(N cm) obscuration is almost ubiquitous
among objects with high X/O and that obscured sources (in particular QSO2,
the high-luminosity, high-redshift obscured AGNs predicted in XRB
synthesis models) can be hosted in the bulge of luminous,
massive ellipticals which already formed the bulk of their stars at high
This work is carried out in collaboration with M. Brusa (Astronomy
Dept., University of Bologna).
XMM-Newton observations of Extremely Red Objects
Hard X-ray observations of Extremely Red Objects (EROs) with XMM-Newton have been carried out in one of the largest samples of EROs available to date (Daddi et al. 2000), selected in a contiguous area of arcmin. We have obtained a total of 100 ks of XMM-Newton data, split between two observations. This work provides the first comprehensive characterization of the X-ray properties of a large sample of individually detected EROs. It was possible to estimate for the first time, over a large statistically significant sample of objects, the fraction and the X-ray spectral properties of AGN among EROs. The results obtained from the cleaned 80 ks XMM-Newton observation suggest that, at the relatively bright X-ray and near-infrared fluxes probed by this observation, AGN account only for a negligible fraction (3%) of the optically selected ERO population (Brusa 2003).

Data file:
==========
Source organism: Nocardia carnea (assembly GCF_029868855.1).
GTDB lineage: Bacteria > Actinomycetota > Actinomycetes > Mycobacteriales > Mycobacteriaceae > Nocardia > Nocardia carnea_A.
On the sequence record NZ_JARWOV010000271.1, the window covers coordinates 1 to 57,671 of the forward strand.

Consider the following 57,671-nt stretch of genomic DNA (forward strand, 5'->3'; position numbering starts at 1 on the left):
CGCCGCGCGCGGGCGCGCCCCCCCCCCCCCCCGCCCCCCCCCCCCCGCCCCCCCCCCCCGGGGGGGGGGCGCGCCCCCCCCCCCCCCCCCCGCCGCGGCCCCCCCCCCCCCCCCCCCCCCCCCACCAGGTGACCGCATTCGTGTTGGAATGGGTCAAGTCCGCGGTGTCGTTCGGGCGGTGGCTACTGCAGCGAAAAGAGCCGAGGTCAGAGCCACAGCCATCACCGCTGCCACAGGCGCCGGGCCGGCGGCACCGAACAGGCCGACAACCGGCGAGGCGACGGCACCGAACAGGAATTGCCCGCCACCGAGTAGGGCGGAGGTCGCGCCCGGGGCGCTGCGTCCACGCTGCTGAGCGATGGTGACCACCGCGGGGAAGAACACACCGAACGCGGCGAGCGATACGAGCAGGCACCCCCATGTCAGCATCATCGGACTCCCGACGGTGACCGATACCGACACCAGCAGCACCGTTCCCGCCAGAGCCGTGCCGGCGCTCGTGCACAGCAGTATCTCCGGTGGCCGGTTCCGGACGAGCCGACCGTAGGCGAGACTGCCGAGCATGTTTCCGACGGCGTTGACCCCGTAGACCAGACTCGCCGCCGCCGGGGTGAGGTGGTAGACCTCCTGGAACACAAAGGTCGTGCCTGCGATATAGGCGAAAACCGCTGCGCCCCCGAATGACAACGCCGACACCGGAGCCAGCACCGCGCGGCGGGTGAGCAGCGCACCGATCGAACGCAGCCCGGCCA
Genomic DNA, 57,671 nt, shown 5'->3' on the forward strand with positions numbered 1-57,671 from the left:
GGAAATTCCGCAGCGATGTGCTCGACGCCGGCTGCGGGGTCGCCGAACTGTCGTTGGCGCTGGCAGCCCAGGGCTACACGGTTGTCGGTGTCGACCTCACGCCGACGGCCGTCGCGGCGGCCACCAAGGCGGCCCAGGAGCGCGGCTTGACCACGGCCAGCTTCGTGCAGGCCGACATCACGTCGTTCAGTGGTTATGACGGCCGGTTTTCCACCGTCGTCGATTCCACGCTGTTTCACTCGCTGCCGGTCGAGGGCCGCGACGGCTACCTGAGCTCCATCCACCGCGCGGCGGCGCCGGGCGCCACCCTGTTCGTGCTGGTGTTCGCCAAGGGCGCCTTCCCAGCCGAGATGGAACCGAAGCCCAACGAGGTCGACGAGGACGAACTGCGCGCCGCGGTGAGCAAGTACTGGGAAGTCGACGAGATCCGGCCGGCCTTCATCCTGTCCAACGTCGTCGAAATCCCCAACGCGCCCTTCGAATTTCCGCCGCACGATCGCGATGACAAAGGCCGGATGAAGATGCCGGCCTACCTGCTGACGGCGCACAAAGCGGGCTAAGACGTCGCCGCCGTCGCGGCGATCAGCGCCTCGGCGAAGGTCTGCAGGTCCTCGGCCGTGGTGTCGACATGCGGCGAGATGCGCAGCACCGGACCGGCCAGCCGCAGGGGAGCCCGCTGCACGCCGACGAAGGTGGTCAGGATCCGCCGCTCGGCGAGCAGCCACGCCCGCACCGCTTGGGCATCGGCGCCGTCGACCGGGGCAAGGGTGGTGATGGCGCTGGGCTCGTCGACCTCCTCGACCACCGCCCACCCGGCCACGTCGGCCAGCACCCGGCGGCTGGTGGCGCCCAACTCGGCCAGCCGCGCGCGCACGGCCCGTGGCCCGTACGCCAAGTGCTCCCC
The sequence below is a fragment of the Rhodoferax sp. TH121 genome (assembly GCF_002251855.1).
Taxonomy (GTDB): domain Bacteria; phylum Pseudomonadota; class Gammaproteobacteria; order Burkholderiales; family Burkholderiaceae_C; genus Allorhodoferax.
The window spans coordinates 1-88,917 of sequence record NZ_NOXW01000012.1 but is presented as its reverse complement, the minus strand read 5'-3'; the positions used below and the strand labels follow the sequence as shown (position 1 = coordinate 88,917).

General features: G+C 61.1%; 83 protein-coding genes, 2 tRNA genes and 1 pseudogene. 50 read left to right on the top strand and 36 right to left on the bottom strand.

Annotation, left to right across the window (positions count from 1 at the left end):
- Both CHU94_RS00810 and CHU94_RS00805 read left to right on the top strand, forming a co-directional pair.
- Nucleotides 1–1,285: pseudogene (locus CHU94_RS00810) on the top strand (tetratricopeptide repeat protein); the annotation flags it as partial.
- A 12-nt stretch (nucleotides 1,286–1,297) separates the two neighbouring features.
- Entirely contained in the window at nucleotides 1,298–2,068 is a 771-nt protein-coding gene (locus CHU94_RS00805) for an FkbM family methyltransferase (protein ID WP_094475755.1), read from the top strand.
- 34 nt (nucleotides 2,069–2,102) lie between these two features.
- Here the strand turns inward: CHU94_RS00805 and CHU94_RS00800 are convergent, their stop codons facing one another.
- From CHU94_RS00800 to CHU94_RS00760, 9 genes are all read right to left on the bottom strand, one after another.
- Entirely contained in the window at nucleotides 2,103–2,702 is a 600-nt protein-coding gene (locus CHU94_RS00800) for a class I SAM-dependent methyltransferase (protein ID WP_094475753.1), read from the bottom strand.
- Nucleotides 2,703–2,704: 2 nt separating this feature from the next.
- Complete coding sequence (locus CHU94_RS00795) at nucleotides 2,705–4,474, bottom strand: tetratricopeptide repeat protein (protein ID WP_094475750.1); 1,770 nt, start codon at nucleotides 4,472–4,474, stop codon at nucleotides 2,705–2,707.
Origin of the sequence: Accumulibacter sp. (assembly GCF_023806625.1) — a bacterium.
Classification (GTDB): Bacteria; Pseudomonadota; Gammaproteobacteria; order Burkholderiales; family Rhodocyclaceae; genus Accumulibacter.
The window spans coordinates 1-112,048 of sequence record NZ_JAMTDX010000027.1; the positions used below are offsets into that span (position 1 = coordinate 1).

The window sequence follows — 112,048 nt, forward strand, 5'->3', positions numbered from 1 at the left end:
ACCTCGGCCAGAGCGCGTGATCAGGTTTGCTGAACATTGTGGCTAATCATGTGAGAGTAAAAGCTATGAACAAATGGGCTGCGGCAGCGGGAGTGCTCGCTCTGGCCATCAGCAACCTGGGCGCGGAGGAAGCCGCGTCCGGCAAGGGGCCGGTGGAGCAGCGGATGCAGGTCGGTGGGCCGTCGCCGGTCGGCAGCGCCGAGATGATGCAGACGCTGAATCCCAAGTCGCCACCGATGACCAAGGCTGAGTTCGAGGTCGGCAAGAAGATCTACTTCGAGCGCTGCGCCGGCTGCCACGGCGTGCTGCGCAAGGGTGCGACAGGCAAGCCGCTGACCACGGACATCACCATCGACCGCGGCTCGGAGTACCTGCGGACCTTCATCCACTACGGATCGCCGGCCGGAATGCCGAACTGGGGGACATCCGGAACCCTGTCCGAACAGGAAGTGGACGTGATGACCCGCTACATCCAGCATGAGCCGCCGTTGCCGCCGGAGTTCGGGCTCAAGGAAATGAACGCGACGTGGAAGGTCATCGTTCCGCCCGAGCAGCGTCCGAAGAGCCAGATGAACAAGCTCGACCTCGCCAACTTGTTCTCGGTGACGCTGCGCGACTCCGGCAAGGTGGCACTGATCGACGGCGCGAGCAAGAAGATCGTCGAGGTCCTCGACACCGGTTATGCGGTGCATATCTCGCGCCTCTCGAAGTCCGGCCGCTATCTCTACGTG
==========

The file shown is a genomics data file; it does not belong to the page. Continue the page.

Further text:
The X-ray and optical properties of individually detected EROs are similar to those of Quasars 2, the high-luminosity, high redshift type II AGNs predicted in XRB synthesis models. The somewhat unexpected link between EROs and QSO2, is intriguing: near-infrared observations of obscured QSOs selected on the basis of their high X/O (e.g. from the HELLAS2XMM sample, see above) and, conversely, hard X-ray observations of a complete sample of EROs, provide some of the strongest evidence that these two populations, originally discovered at different wavelengths, are intimately connected.
A selection criterion based on the X/O and the
colour of hard X-ray selected sources has been proposed, to efficiently
pick up the elusive QSO2 population, which is difficult to select at optical
Furthermore, X-ray detected EROs can be used as lighthouses to
investigate the accretion paradigm at high redshifts, in order to address the
issue of elliptical galaxy formation and the expected co-evolution
with accreting black holes.
Our work clearly indicates that the combination of near-infrared and
X-ray observations is a powerful tool to select this so-far elusive
population of luminous, obscured X-ray sources.
These results have allowed to obtain Chandra data (90 ks) on the
ERO field, to push the X-ray analysis to fainter fluxes.
This work is carried out in collaboration with M. Brusa (Astronomy Dept., University of Bologna).